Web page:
override-ci-command: "[ ! -d node_modules ] && npm ci --no-fund --no-audit || echo 'Using cached node_modules directory'"
              include-branch-in-cache-key: false
        - persist_to_workspace:
              root: .
                  - node_modules

This reduced the installation time of node modules from ~4-5 minute to ~2 minutes consistently.

When the cache needs to be regenerated (i.e. new dependencies are installed, Node.js version updated, etc.), the build pipeline will take more time. But, after the first time this is done, we go back to ~2 minutes.

Jobs that depend on this cache can then attach the workspace, not needing to install dependencies themselves!

Docker (and layer caching)

CircleCI provides a paid feature called Docker Layer Caching.

Essentially, if you’re using their remote Docker environment to build your Docker images, you can have benefits local layer caching in a remote environment.

I’m going to quickly break it down here.

When building a Docker image locally for the first time, all necessary steps are executed (i.e. fresh “build”).

When you build the image a second time, Docker is smart enough to understand what has and hasn’t changed between builds.

It will only execute the necessary “fresh” steps, using the cached outputs from previous builds when it can.

This is what you get in CircleCI.

For this reason, it’s important to understand how Docker layer caching works at a fundamental level. Let’s use the two configurations below as examples.

Config 1

FROM node:20.9.0-alpine
ENV NODE_ENV=production

# Copy the built app
COPY . .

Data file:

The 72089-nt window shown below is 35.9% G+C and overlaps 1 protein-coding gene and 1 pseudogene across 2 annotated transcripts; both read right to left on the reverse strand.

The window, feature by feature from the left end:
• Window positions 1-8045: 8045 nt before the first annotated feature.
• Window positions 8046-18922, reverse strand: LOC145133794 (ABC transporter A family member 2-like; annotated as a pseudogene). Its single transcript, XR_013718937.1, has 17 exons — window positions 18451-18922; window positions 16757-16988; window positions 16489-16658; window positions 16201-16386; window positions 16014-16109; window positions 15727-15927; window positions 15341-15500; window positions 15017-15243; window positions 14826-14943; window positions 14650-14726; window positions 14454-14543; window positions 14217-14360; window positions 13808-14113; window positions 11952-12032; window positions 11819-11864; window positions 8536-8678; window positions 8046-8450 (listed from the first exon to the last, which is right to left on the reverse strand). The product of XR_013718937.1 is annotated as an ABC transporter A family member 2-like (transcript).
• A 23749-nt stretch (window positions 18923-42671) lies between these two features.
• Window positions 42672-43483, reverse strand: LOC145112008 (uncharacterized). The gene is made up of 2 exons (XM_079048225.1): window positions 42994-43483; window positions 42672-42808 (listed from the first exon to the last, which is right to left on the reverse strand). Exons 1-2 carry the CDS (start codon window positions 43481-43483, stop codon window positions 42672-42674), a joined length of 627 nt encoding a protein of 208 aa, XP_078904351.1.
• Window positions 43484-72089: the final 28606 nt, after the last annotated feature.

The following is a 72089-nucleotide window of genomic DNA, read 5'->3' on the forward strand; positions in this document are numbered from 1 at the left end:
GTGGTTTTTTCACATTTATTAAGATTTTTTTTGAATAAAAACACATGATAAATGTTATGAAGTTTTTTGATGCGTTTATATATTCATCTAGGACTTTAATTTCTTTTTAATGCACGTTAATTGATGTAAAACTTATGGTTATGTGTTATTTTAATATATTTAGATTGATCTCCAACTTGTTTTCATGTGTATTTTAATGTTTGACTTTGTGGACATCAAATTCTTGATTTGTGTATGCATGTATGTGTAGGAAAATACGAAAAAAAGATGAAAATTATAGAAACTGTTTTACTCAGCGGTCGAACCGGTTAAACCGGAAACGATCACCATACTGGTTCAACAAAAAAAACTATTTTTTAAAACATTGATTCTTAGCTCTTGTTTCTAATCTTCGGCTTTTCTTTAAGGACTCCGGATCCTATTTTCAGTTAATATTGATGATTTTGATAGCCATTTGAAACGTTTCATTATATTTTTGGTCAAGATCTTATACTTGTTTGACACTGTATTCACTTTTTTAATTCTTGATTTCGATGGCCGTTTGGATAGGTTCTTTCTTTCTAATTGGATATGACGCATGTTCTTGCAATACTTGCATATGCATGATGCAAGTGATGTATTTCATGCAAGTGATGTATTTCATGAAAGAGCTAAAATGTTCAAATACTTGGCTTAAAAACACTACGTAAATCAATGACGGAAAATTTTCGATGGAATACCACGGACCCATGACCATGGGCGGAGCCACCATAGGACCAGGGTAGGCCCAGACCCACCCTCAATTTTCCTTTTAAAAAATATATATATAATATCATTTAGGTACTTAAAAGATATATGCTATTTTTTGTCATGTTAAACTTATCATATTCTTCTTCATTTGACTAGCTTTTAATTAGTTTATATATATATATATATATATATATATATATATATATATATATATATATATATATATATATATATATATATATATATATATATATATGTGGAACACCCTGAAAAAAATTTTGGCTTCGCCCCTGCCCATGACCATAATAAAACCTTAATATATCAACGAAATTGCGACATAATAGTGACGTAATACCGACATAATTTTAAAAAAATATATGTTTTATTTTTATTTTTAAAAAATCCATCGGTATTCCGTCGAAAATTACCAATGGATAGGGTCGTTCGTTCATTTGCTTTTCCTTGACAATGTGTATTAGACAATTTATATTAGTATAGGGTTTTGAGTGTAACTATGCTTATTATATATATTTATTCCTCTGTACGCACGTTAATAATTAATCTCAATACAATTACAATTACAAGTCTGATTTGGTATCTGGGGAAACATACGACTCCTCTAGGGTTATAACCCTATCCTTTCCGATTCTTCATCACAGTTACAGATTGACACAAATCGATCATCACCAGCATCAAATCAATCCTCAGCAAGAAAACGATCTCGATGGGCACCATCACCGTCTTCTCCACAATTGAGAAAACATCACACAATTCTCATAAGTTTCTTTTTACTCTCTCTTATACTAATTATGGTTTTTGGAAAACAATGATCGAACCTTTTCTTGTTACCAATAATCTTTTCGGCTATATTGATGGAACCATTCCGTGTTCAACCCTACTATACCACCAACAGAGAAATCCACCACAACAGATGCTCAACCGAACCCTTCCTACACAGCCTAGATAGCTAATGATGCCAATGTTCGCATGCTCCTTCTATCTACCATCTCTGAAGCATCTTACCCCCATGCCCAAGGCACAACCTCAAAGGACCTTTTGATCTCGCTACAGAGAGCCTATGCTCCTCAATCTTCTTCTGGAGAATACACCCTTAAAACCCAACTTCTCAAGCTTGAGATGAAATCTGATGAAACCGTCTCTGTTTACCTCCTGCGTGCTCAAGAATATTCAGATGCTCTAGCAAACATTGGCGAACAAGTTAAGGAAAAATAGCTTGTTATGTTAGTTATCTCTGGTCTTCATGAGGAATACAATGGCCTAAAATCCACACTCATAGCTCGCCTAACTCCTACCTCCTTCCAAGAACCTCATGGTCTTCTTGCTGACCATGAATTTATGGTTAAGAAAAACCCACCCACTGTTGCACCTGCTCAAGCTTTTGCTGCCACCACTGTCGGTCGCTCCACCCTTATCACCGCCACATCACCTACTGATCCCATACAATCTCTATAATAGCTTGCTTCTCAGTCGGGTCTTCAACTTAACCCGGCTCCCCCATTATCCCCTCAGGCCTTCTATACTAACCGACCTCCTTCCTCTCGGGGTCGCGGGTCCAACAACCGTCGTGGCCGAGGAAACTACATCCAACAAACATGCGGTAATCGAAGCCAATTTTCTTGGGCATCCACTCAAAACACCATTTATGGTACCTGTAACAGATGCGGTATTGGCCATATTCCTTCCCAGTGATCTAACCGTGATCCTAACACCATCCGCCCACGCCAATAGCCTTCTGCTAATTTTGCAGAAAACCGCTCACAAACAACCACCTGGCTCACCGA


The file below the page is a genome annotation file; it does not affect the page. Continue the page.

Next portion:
# Only install production dependencies
RUN npm ci --omit=dev --ignore-scripts

# Start app
CMD npm start

Config 2

FROM node:20.9.0-alpine
ENV NODE_ENV=production

# Only install production dependencies
COPY package.json package-lock.json ./
RUN npm ci --omit=dev --ignore-scripts

# Copy the built app
COPY . .

# Start app
CMD npm start

Config 1 uses a base Node.js image and:

  1. Copies the application code
  2. Installs the necessary dependencies
  3. Creates the start command

Config 2 uses a base Node.js image and:

  1. Copies the package.json (and lockfile)
  2. Installs the necessary dependencies
  3. Copies the application code
  4. Creates the start command

You’re probably looking at these and asking, how do the slight differences in these configurations affect the outcome?? Or, you’re a smart cookie and already know!

Thought about it?!?

Assuming you build a Docker image whenever application code changes, Config 1 will never use layer caching when installing dependencies, but Config 2 will (if you’ve not added any new dependencies)!


Config 1 copies the application code before dependencies are installed. Because of this, the only way the layer executing “npm ci” would be cached is if nothing in the application code changed. Since a Docker image is built when application code changes, this will never happen.

Config 2 installs dependencies prior to copying the application code, allowing Docker to use its cool caching! If new dependencies are installed no caching will be used, rather Docker will run the command and output a cached layer for the next build.

Pretty cool right?!!?

Be sure to have a look at the other posts (links at the top) in this series about optimising CI/CD processes!

Until next time...